ASQ - Team and Workplace Excellence Forum

Online Edition — December 2003

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In the Spotlight
Matthew May
Troubled or Troublesome
Moving the Elephant
Elephant Problems and Hay Solutions


AQP Connections
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In a Nutshell
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December 2003 News For A Change — Home Page

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Night Rider
To make major breakthroughs in your work and in your life, you need to take time away from your routine and just let yourself think. When you are wrapped up in the pressures of everyday life, it can be difficult to concentrate on what you have to accomplish, much less to develop new ideas and approaches.

For example, when I am facing a difficult problem, one that has me banging my head against the wall, my wife will frequently suggest that I get on my bicycle and go for a ride. After protesting that I will go as soon as I solve the problem, my wife finally says something like, “No, you don’t understand—get on your bike and go now!”

The curious thing, of course, is that about 10 miles into the ride, when I have finally stopped thinking about the problem, a solution pops into my head, and it’s usually an idea I hadn’t even considered before. The bicycle is a useful tool for me for general problem solving. But for the big stuff, I have a different strategy that I discovered quite by accident about 10 years ago.

Living in North Carolina puts us at least 10 hours from various family members in New York and Connecticut and vacation spots we like to visit in Florida. As many of you know, traveling with children can be challenging. “He’s on my side!” “She touched my book!” “He looked at me!” “I’m hungry!” “Are we there yet?” You can imagine that this gets old, particularly when it all happens within the first 10 minutes of a 12-hour drive! So one time we decided to drive through the night. It worked great! The traffic is lighter, the kids are asleep, and I can play my music loud and nobody even notices.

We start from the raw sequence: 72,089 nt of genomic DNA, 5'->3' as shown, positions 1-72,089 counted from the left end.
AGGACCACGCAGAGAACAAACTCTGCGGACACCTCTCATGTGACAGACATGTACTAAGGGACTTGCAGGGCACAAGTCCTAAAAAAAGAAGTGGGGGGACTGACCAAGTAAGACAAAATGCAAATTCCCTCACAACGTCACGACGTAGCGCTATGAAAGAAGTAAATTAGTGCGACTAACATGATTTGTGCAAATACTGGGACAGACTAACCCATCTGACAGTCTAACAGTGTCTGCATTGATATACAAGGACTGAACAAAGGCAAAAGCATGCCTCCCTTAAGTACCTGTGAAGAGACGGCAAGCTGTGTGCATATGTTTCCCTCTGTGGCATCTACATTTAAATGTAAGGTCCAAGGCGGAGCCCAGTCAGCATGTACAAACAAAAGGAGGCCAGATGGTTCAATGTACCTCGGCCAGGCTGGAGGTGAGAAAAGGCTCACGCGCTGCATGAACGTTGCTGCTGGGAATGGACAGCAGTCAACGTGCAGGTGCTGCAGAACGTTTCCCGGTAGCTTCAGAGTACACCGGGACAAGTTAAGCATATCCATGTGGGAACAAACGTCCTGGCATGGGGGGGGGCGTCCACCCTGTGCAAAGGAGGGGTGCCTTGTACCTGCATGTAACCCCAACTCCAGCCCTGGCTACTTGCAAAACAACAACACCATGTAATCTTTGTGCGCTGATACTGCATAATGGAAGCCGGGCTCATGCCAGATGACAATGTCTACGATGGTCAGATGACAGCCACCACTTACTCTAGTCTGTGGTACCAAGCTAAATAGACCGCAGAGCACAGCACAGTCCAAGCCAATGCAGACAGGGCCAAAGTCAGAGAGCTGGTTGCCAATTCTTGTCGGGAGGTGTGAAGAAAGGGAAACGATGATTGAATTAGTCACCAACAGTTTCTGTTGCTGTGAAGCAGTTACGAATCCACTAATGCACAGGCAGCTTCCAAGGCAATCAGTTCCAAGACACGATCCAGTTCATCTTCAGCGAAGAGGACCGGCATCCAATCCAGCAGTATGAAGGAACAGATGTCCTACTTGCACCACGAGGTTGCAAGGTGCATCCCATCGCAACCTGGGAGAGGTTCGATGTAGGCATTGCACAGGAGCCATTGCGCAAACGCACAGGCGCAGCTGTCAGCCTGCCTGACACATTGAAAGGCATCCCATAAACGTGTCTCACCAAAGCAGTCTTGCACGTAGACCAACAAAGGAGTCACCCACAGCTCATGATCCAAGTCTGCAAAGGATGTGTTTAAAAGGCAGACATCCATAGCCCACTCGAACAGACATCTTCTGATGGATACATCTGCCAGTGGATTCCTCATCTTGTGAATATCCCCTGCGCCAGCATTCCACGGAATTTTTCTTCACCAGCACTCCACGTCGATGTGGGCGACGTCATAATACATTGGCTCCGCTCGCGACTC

After all these years, we now have this down to a science! We leave around 7:00 p.m., and my wife drives the first shift. Aided by a Starbucks cappuccino, she will drive five or six hours while I get a few hours of sleep.

When she wakes me up at around 1:00 a.m., I drive the rest of the way. I’m not sure if it’s the solitude of being in a car full of sleeping people, driving down a road with very few other cars, beginning or ending a much-needed vacation, or simply the coffee that I don’t normally drink, but what’s interesting is that about an hour or two into the drive, my mind starts wandering in new directions, and I begin thinking very, very clearly.

On dozens of these trips up and down Interstate 95, I have formulated comprehensive business strategies, conceived new training programs, and developed innovative drills to teach in my karate classes. I have thought up new marketing plans, identified topics for future books to write, and had insights into major life decisions.

It’s almost a meditative state, and I only get there when I allow sufficient time to work through the overwhelming details of everyday life and finally get some conscious quality time to think about nothing at all. That’s exactly when the ideas start flowing.

In your life, do you set aside time to do nothing at all? Do you do what is referred to in some martial arts texts as “active inactivity”? Sometimes the best way to solve a problem or break new ground is to walk away from the issue for a while and let the answer come to you instead of incessantly chasing it. Try to make time to do nothing and watch your mind start to work for you!

A nationally recognized customer service expert, author, and trainer, RON ROSENBERG, CSP, recently founded, a Web site dedicated to helping people get the service they deserve and to teaching companies how to provide it. He has been featured in publications including The New York Times, Smart Money, and Real Simple and has appeared as a guest on nationally syndicated radio shows including “Dateline Washington” and the “Gary Nolan Show.” For more information, visit his Web site at .

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